Grammar and Punctuation The Blue Book of Grammar and Punctuation

Finding Nouns, Verbs, and Subjects


  • A noun is a word or set of words for a person, place, thing, or idea. A noun of more than one word (tennis court, gas station) is called a compound noun.

There are common nouns and proper nouns. Common nouns are words for a general class of people, places, things, and ideas (man, city, award, honesty). They are not capitalized. Proper nouns are always capitalized. They name specific people, places, and things (Joe, Chicago, Academy Award).

  • A verb is a word or set of words that shows action (runs, is going, has been painting); feeling (loves, envies); or state of being (am, are, is, have been, was, seem).


We will use the standard of underlining subjects once and verbs twice.

He ran around the block.
like my friend.
They seem friendly.

State-of-being verbs are called linking verbs. They include all forms of the verb to be (be, being, been, am, is, are, was, were), plus such words as look, feel, appear, act, go, followed by an adjective. (See Adjectives and Adverbs)

You look happy.
We feel fine.
He went ballistic.

Verbs often consist of more than one word. For instance, had been breaking down is a four-word verb. It has a two-word main verb, breaking down (also called a phrasal verb), and two helping verbs (had and been). Helping verbs are so named because they help clarify the intended meaning.

Many verbs can function as helping verbs, including is, shall, must, do, has, can, keep, get, start, help, etc.

You will sometimes hear the word participle, which is the form of a verb used with helping verbs to make verb tenses or is used to form adjectives. For instance, breaking and broken are the present and past participles, respectively, of the verb break. A broken dish is an example of a phrase containing a participle as an adjective (see Adjectives and Adverbs).

Verbs often take direct objects, which receive the action of the verb carried out by the subject.

I like cake. (cake receives the action, like, done by the subject, I)
She lifts weights. (weights receives the action, lifts, done by the subject, She)

Verbs may also take indirect objects, which receive the direct object. You can spot an indirect object if it makes sense to place to or for in front of it.

I gave Joe the cake. (The indirect object, Joe, receives the direct object, cake, given by the subject, I. Note that you could also say I gave the cake to Joe.)
She did me a favor. (The indirect object, me, is affected by the direct object, favor, done by the subject, She. Note that you could also say She did a favor for me.)

Sometimes verbs require prepositions to complete a sentence. A noun affected by a preposition is called simply the object of a preposition.

Stop talking about them. (The object of the preposition about is them.)
I saw someone inside the house. (The object of the preposition inside is the house.)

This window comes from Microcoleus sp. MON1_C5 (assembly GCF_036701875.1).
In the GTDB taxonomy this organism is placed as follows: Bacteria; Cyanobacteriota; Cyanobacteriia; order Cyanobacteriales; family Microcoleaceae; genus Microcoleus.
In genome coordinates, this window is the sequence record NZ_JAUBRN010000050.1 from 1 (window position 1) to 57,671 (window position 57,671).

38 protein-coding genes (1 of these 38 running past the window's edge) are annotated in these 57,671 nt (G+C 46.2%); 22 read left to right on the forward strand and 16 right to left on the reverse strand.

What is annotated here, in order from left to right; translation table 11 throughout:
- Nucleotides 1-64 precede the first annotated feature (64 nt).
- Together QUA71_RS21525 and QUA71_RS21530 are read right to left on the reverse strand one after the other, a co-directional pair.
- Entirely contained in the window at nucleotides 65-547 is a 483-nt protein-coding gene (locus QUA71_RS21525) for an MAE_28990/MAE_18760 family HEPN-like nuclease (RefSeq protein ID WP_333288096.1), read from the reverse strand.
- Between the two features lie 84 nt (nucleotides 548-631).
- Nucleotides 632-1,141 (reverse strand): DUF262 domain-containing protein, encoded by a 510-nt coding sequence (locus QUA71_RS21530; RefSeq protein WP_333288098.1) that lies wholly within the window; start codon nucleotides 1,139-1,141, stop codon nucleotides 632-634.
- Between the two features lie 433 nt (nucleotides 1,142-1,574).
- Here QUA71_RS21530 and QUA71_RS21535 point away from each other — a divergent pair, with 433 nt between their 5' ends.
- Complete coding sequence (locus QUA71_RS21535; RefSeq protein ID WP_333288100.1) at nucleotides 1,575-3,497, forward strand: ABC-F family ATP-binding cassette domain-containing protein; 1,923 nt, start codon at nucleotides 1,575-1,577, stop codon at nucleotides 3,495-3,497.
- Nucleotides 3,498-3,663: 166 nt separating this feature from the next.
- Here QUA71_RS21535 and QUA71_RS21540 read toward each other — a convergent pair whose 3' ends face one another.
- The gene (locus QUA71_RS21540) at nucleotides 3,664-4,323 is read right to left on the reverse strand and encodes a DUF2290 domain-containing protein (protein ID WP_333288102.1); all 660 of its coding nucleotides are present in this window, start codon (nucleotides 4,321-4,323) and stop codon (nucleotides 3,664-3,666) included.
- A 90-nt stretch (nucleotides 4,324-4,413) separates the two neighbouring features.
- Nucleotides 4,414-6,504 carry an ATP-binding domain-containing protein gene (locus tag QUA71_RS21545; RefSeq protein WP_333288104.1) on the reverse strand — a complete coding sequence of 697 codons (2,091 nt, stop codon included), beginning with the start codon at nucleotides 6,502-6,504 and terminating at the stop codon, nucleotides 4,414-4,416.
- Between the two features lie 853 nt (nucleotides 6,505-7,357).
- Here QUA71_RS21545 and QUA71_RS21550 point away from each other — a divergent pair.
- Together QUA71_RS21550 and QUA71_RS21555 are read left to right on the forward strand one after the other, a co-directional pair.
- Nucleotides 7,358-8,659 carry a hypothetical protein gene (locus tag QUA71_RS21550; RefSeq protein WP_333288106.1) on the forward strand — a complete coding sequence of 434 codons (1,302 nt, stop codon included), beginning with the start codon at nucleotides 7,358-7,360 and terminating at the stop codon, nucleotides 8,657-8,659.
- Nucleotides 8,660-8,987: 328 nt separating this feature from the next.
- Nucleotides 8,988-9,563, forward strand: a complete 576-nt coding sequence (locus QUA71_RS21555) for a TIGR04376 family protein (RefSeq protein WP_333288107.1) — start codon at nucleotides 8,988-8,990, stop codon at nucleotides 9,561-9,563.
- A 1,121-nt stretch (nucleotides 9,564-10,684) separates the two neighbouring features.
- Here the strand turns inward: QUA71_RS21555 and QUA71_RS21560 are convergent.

Gerund is another verb-related term we'll mention only briefly. Gerunds are also called verbal nouns, because they are formed when verbs have -ing added to them and are used as nouns.

Walking is great exercise. (The –ing word, the gerund, is the subject of the sentence.)

  • A subject is the noun, pronoun, or set of words that performs the verb.

The woman hurried.
Woman is the subject.
She was late.
She is the subject.
The Shape of Water won an Academy Award.
The Shape of Water is the subject.

Rule 1. To find the subject and verb, always find the verb first. Then ask who or what performed the verb.

The jet engine passed inspection.
Passed is the verb. Who or what passed? The engine, so engine is the subject. (If you included the word jet as the subject, lightning will not strike you. But technically, jet is an adjective here and is part of what is known as the complete subject.)
From the ceiling hung the chandelier.
The verb is hung. Now, if you think ceiling is the subject, slow down. Ask who or what hung. The answer is the chandelier, not the ceiling. Therefore, chandelier is the subject.

Rule 2. Sentences can have more than one subject and more than one verb.

I like cake, and he likes ice cream. (Two subjects and two verbs)
He and I like cake. (
Two subjects and one verb)
She lifts weights and jogs daily. (
One subject and two verbs)

Rule 3. If a verb follows to, it is called an infinitive, and it is not the main verb. You will find the main verb either before or after the infinitive.

He is trying to leave.
To leave
is an infinitive; the main verb is trying.
To leave was his wish.
The main verb is was.


One of the most stubborn superstitions in English is that it is wrong to insert a word between the to and the verb in an infinitive. This is called a split infinitive (to gladly pay, to not go). There is no English scholar alive who will say a split infinitive is technically wrong. However, split infinitives tend to be clumsy and unnecessary. Experienced writers do not use them without good reason.

Rule 4. Any request or command, such as Stop! or Walk quickly, has the understood subject you, because if we ask who is to stop or walk quickly, the answer must be "you."

(You) Please bring me some coffee.
is the verb. Who will do the bringing? The subject you is understood.